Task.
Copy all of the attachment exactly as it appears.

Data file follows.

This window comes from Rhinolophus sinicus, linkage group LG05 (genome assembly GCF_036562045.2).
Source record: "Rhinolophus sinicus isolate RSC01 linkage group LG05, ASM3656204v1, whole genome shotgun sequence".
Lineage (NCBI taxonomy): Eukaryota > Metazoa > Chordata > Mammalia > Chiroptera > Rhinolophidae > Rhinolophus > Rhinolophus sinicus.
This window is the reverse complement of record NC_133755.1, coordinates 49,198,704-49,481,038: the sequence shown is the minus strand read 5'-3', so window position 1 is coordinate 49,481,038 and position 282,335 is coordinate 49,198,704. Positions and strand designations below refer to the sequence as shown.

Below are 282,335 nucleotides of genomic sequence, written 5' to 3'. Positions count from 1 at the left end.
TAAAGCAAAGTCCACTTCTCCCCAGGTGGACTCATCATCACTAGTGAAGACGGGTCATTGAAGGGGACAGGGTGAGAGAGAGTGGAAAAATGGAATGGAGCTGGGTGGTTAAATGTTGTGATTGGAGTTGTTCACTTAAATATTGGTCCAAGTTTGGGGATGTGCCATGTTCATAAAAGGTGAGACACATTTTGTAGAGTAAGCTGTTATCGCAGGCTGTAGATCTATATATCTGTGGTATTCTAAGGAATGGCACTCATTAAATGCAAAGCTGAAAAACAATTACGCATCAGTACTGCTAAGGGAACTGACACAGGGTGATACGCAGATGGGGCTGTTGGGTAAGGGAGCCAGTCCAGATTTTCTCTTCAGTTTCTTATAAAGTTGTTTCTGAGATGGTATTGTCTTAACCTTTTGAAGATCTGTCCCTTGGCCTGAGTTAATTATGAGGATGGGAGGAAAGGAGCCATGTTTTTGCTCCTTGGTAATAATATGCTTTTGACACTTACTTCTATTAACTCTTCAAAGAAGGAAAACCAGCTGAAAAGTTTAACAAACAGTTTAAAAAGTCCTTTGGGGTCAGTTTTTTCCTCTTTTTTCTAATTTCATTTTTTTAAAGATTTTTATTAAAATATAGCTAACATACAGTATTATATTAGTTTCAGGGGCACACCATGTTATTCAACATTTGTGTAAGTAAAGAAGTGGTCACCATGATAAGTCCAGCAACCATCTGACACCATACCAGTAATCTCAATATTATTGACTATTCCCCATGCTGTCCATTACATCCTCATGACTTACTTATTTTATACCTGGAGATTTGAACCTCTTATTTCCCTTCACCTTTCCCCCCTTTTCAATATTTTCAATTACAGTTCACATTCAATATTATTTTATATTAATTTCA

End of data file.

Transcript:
This window comes from Rhinolophus sinicus, linkage group LG05 (genome assembly GCF_036562045.2).
Source record: "Rhinolophus sinicus isolate RSC01 linkage group LG05, ASM3656204v1, whole genome shotgun sequence".
Lineage (NCBI taxonomy): Eukaryota > Metazoa > Chordata > Mammalia > Chiroptera > Rhinolophidae > Rhinolophus > Rhinolophus sinicus.
This window is the reverse complement of record NC_133755.1, coordinates 49,198,704-49,481,038: the sequence shown is the minus strand read 5'-3', so window position 1 is coordinate 49,481,038 and position 282,335 is coordinate 49,198,704. Positions and strand designations below refer to the sequence as shown.

Below are 282,335 nucleotides of genomic sequence, written 5' to 3'. Positions count from 1 at the left end.
TAAAGCAAAGTCCACTTCTCCCCAGGTGGACTCATCATCACTAGTGAAGACGGGTCATTGAAGGGGACAGGGTGAGAGAGAGTGGAAAAATGGAATGGAGCTGGGTGGTTAAATGTTGTGATTGGAGTTGTTCACTTAAATATTGGTCCAAGTTTGGGGATGTGCCATGTTCATAAAAGGTGAGACACATTTTGTAGAGTAAGCTGTTATCGCAGGCTGTAGATCTATATATCTGTGGTATTCTAAGGAATGGCACTCATTAAATGCAAAGCTGAAAAACAATTACGCATCAGTACTGCTAAGGGAACTGACACAGGGTGATACGCAGATGGGGCTGTTGGGTAAGGGAGCCAGTCCAGATTTTCTCTTCAGTTTCTTATAAAGTTGTTTCTGAGATGGTATTGTCTTAACCTTTTGAAGATCTGTCCCTTGGCCTGAGTTAATTATGAGGATGGGAGGAAAGGAGCCATGTTTTTGCTCCTTGGTAATAATATGCTTTTGACACTTACTTCTATTAACTCTTCAAAGAAGGAAAACCAGCTGAAAAGTTTAACAAACAGTTTAAAAAGTCCTTTGGGGTCAGTTTTTTCCTCTTTTTTCTAATTTCATTTTTTTAAAGATTTTTATTAAAATATAGCTAACATACAGTATTATATTAGTTTCAGGGGCACACCATGTTATTCAACATTTGTGTAAGTAAAGAAGTGGTCACCATGATAAGTCCAGCAACCATCTGACACCATACCAGTAATCTCAATATTATTGACTATTCCCCATGCTGTCCATTACATCCTCATGACTTACTTATTTTATACCTGGAGATTTGAACCTCTTATTTCCCTTCACCTTTCCCCCCTTTTCAATATTTTCAATTACAGTTCACATTCAATATTATTTTATATTAATTTCA